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If the season takes place, college football fans should probably brace for some new experiences.

DN90: If season happens, UGA fans should expect games to look different on TV

Brandon Adams

Georgia football fans can get a quick update on the latest news involving the Bulldogs each day with DN90. DawgNation’s Brandon Adams provides all the latest UGA happenings on video in about 90 seconds. So follow along as Kirby Smart and the rest of the Bulldogs attempt to lead UGA to a national championship, and get up-to-the-minute UGA recruiting news as well. On this edition of DN90, the discussion focuses on how college football could look different on TV this fall if the season is able to take place.

DN90: If season happens, UGA fans should expect games to look different on TV

College football leaders — including those from Georgia and the rest of the SEC — are attempting to play a season this fall despite the ongoing challenges associated with the coronavirus. If the games occur, fans are likely to notice the television experience could be different than what they’ve experienced in the past.

The SEC Network’s Mike Morgan joined DawgNation Daily this past week to discuss that topic. Among the differences could be broadcasters who’ll call games from a studio as opposed to inside the stadium.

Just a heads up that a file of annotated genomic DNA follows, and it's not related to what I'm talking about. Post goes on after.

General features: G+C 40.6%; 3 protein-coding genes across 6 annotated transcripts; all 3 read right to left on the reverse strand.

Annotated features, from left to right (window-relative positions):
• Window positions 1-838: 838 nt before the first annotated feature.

There are also some efforts that could need to be taken to replace the energy typically provided to broadcasts by loud fans in full stadiums. Major League Baseball has attempted to fill that void with virtual fans on national broadcasts and cardboard cutouts inside the ballparks.

The NBA has also put LED screens around the court in its bubble environment in Orlando, Fla. to make things seem more normal.

Yet college football is arguably more closely tied to rabid fandom than any other sport, and it stands to reason the challenge of recreating the typical environment won’t be easy.

Of course, given the news Saturday of the Mid-American Conference’s plans to cancel its season and subsequent rumblings about the Big Ten, all of this could end up being a moot point anyway.

For now, most fans are seemingly content to try and keep a good thought with the mindset that no matter how weird college football looks this fall, some version of the sport is better than nothing at all.

For more on what Morgan said about college football on TV this fall, check out the latest edition of DN90, lined above.

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